Wiest: Memories of Pepi and the old Vail days
Special to the Daily
It was the winter of 1964, my second winter in Vermont at Mount Snow working as a ski instructor from Europe. In those days when skiing became more popular in the United States, a European accent was a good addition for any American ski school. And also Austrian Skiing was a worldwide “trademark“ and well known.
Man-made snow had yet to be invented and we had a very bad winter in the East. Therefore, we had no snow and no work for a ski instructor. Instead, we were put to work cutting trees to build new trails and also just simply to keep us busy.
I was reading about the opening of Vail and got the information that they had perfect snow and that, if I could ski well enough, I would be welcome. For Bob Gratton, my Mount Snow director, it was also a good deal for him to not have to pay my salary any longer.
So, I sold my two pairs of skis to get the money for an $88 Greyhound ticket to travel to Vail. After three days, I arrived at about midnight in Vail — not too far away from Gasthof Gramshammer. Pepi Gramshammer was in those days a well-known name in European ski racing as one of the top Austrian ski racers.
For me, it was the ideal possibility to find a place to sleep.
When I entered the Austrian-looking bar, I saw an Austrian face with a pretty typical Austrian head and therefore I asked the guy: “Are you Pepi?”
He said, “Yes — and who are you?” He bought me a beer and I told him my story. The result was I got a free place to sleep, a pair of Head slalom skis, and the next morning Pepi walked with me over to Morrie Sheppard and his ski school.
Morrie did not talk too long — he told me he wanted to see my skiing and we went up to the top. The famous words “follow me” was all he said and we skied down the nice Vail snow. I was quite happy to get finally good skiing again, but Morrie did not see too much of his new visitor because every time he stopped I was just beside him.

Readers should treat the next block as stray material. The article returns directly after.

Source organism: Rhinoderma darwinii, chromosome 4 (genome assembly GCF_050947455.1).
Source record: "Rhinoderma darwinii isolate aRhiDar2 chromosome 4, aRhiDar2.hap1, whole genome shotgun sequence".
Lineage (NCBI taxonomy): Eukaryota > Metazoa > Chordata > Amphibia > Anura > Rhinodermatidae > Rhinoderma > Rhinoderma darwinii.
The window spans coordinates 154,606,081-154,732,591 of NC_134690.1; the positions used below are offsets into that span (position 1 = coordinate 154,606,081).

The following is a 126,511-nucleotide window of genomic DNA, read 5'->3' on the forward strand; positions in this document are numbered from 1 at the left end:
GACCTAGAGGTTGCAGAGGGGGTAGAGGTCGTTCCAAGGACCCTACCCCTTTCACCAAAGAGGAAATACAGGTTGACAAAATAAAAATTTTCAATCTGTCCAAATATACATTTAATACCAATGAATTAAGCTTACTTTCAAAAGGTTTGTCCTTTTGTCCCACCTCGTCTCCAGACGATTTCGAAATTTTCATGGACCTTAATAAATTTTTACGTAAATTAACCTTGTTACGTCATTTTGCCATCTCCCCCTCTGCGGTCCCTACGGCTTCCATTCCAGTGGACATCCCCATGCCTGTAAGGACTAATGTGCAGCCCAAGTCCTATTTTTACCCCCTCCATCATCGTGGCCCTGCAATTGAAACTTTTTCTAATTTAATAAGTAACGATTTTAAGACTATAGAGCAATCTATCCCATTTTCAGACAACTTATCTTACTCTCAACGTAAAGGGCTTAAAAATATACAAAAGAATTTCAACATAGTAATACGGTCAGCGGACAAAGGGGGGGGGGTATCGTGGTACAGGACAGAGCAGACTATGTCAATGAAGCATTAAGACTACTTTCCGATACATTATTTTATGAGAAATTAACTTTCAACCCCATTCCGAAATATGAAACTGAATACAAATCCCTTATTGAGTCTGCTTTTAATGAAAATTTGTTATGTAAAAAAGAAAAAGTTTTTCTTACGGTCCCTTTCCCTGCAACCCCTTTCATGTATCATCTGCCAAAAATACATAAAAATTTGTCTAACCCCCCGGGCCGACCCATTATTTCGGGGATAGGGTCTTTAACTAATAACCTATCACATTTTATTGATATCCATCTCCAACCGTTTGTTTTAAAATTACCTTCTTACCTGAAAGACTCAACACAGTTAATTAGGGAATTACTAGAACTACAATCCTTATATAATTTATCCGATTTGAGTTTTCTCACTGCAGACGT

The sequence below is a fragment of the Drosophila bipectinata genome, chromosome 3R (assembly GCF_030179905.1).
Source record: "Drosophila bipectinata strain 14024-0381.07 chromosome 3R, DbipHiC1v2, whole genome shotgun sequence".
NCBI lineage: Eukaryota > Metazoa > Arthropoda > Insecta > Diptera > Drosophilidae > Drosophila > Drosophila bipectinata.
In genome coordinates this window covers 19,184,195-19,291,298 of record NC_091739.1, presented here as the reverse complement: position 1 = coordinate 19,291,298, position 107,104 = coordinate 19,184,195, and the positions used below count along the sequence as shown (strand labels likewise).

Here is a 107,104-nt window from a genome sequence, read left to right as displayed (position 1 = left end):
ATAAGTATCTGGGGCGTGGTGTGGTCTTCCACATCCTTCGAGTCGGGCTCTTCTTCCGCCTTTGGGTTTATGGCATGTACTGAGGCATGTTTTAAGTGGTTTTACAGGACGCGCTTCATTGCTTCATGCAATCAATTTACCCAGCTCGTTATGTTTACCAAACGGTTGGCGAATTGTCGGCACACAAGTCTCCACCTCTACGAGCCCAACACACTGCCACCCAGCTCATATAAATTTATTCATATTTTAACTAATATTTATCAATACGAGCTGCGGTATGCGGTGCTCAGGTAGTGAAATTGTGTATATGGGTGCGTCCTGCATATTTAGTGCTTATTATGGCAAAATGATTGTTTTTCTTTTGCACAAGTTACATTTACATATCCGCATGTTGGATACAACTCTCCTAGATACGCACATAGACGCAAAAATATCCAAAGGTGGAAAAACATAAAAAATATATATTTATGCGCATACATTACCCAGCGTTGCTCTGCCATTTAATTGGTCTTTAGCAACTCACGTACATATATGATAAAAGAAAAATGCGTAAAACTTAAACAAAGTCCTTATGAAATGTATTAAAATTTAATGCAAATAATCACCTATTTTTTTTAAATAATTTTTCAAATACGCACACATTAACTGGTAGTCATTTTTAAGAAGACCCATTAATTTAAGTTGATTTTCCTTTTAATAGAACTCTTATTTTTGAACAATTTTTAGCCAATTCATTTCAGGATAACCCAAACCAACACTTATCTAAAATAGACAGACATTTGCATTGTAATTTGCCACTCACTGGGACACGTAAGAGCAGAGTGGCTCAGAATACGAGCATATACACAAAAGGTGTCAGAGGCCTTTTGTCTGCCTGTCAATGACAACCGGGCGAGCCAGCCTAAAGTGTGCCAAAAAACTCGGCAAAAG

In any case, this was good enough to start the next day with a beginner class at Golden Peak. Pepi helped me also to find a place to sleep. This was my way into Vail.
I write this because I never forgot what a nice friend Pepi was when I arrived. We often met later on Vail Mountain, especially when we had fresh powder in the Back Bowls. In those days, it seems to me it was snowing the whole of January almost every night.
We often laughed when I mentioned my arrival in Vail. Pepi never got his Head skis back. Like all those young kids I liked speed, and one day I was shooting down from the top of Zot to Mid-Vail. I had some friends to watch to make sure that nobody crossed my downhill line and I was pretty proud that it worked out well. So I just did it once more — but this was not a good idea as I had a horrible spill when I missed a jump over a bump.
I broke Pepi’s skis and my left leg into pieces. In those days there was no Vail Hospital and Dr. Steinberg had to send me down to Denver where Dr. Martin Anderson at the Presbyterian Hospital was busy to get all those broken pieces of my leg back into the right place.
After some painful weeks, I came back to Vail and learned to ski at Golden Peak with my cast and on one leg. I got an idea of how tiring it is to stand all the time only on one leg, but I got used to it.
When I walked through Vail, I had a lot of time, and so I got the idea that Vail will grow and grow and grow. In those days, I had the idea that it would be wonderful to be part of this ski world when I would someday be an old man. Then I wanted to ski simply every day for myself and for my own fun.
I found a piece of land at Bishop and Perry Real Estate where I had to build on it within two years, the rule in those days. It was far outside of the little town and I bought it with all the money I could find — from loans and what I’d saved. I never sold it — because I wanted to ski when I was an old guy.
Today, I am 84 years old and I have skied in the past 20 years every winter about 90 days, just for my own fun. This kept me healthy and happy.
My land is now in the middle of Vail between Lionshead and Vail Village. Pepi told me quite often when we met that I was a smart guy.
Now at 84, I don’t ski any longer and Pepi has just finished his last run. What a wonderful life.
How did Pepi come to the United States and how did I come here? We had no car, no internet, no money — and we had a lot of adventures, just to master all those difficulties to get here. We helped each other and we had friendship and fun. And now we have our memories.
Dear Pepi — you and Morrie and Pete Seibert and Bob Jacobson and Bill Peterson and John Donovan and Johnny Mueller with Anne Marie, Rod Sliferand Ludwig Kurz, and all those other ski friends. You all are today an unforgettable part of my life.
Thanks for everything — it was a very special world what seems to me now doesn’t exist any longer. It now disappears piece by piece. Bye, Pepi — another part of my world has gone.
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